The WEAR system is one of the innovations already tested. These futuristic glasses Hololens type that have the astronaut instructions in augmented reality. Suppose you remove 4 screws in a certain place: augmented reality layer shows you where the screws in question are located. Belgian Frank De Winne has already tested this system when he was aboard the ISS.
Another device being tested is the smartphone, but not associated with a camera or Google Glass glasses. In the configuration tested in September 2015 Procedure for Mobile Viewer, the smartphone had been transformed into an intelligent super-watch that was used as a central server ‘collecting all data, whether it’s ODF instructions ( transmitted from a laptop in the ISS via Wi-Fi to the smartphone screen) and video images from the camera installed on the front of the astronaut.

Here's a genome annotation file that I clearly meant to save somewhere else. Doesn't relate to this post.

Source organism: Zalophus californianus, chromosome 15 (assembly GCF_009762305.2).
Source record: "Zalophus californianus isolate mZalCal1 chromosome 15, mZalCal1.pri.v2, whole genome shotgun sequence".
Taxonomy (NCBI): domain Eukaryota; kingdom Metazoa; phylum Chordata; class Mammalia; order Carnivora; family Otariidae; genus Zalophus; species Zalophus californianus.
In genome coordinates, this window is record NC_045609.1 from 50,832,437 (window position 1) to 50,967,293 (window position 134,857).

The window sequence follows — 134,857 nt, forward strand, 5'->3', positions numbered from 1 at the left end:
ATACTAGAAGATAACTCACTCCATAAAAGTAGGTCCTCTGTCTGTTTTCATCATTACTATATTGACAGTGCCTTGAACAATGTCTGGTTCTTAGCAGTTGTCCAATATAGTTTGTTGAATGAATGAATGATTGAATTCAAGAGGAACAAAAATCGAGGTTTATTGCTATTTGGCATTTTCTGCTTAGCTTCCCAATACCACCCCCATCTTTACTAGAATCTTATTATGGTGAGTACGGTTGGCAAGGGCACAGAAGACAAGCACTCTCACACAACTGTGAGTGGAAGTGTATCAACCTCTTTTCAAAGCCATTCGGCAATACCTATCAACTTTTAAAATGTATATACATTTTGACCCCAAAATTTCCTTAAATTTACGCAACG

The device selected by Space Applications for the test was developed by LG Nexus 5 and Google. The Nexus 5 is not the first smarphone to travel in space (it was the Samsung Galaxy Nexus S), but the first device to be used in concrete research purposes. “We knew that the Nexus 5 should be, if only because it is hackable, smiled Chintamani. This is important insofar as it is necessary to make it do things that other smartphones can do, as connect an external camera. ”
The advantage of Nexus is to turn a stock version of Android without manufacturer’s specific layer. In doing so, a company like Space Applications can easily be appropriated because the phone is much more ‘open’.
Before the Nexus 5 can be embedded in space, however, he had to find absolute answers to some key specifications defined by ESA. “Thus, a glass screen is not allowed on board a space station because if it breaks, it explodes and billions of glass particles are dispersed in areas of life and work of astronauts.”
Another problem is that of radio frequencies. 3G, GSM, Bluetooth: the frequencies on which these standards can interfere with resort amenities and should be excluded.